Syrian opposition leaders say they have been approached by numerous Syrian diplomats who are keen to break with the regime but cannot bring themselves to do so. “We get a lot of message and phone calls from diplomats and they are interested in defecting, but they have fear for their family,” said Radwan Ziadeh, a U.S.-based member of the Syrian National Council.
Jaafari’s lengthy public statements have been closely watched by Syrians, spawning a series of Facebook pages by admirers and detractors. One Facebook page remarks on the irony of a comment Jaafari made in the Security Council, recalling how in the 1950s and 1960s he and his schoolmates would donate their spare change to the liberation movement in Algeria and the Persian Gulf.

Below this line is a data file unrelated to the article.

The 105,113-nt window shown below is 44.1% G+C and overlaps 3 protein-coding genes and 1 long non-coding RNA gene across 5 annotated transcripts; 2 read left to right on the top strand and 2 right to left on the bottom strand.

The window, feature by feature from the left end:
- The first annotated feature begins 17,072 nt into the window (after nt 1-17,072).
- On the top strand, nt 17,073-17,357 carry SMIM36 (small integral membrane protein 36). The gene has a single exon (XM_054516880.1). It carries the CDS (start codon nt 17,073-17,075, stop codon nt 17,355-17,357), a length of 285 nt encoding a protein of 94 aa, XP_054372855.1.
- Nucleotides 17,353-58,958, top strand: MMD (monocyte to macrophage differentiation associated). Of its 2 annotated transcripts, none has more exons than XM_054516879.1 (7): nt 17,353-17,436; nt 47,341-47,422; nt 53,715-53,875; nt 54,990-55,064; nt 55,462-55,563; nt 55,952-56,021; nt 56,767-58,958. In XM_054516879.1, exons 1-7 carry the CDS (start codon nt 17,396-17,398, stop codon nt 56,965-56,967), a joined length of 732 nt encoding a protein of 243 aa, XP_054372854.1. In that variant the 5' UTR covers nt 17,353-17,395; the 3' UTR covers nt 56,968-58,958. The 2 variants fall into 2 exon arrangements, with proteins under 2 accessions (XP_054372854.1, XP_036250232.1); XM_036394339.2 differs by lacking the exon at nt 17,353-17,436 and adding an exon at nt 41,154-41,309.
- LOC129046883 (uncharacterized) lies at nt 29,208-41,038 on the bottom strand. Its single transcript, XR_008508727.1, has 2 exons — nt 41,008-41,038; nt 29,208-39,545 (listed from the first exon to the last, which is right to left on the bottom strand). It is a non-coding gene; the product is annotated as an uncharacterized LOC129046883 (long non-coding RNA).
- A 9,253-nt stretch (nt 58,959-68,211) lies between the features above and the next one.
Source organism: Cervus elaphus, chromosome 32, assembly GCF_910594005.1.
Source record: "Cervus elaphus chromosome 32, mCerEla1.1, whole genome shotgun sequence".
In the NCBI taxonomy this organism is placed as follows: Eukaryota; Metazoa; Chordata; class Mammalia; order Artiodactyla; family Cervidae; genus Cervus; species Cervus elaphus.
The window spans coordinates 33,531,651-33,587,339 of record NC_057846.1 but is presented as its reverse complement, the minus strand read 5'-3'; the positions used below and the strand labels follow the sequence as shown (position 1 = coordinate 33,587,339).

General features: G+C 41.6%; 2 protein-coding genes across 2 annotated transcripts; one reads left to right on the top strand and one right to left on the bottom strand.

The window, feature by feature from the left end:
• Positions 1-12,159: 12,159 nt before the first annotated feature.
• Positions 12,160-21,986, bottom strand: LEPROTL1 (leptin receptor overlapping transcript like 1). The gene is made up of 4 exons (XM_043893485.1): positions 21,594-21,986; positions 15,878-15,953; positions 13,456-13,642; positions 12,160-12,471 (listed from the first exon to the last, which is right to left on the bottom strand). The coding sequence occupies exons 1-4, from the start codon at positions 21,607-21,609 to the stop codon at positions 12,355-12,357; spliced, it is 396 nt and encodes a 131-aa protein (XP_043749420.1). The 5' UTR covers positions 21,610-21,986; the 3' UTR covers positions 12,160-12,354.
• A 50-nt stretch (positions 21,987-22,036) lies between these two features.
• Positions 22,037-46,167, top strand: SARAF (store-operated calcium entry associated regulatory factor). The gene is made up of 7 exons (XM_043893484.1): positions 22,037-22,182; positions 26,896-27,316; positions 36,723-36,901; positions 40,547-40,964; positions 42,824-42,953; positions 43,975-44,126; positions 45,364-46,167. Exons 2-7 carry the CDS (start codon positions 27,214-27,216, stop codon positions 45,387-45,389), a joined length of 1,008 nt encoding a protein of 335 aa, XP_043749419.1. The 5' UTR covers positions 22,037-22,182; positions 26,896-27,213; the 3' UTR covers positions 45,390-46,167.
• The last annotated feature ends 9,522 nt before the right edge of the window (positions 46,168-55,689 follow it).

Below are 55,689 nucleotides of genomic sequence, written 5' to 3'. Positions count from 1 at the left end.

“We were happy to donate our pocket money, little as it was, to help liberate the gulf from Colonial rule,” he said.
Like many other top Syrian diplomats, Jaafari, 55, is a member of the ruling Baath Party.
A towering physical presence, he stands out from many of his Syrian diplomatic colleagues with an academic pedigree that features three PhDs, including a doctorate in political science at the Sorbonne in Paris, and family links to Iran — his wife is of Iranian descent, and his daughter was born there.
At the United Nations, his speeches have been remarkable for their historical and literary allusions. Drawing inspiration from Johann Wolfgang von Goethe’s “Faust,” he once belittled his Arab neighbors for joining forces with the West against a fellow Arab.
“A human being should not sell his or her soul to Satan in exchange for illusory gains that could destroy that person’s hope for freedom down the road,” he said in a Security Council address.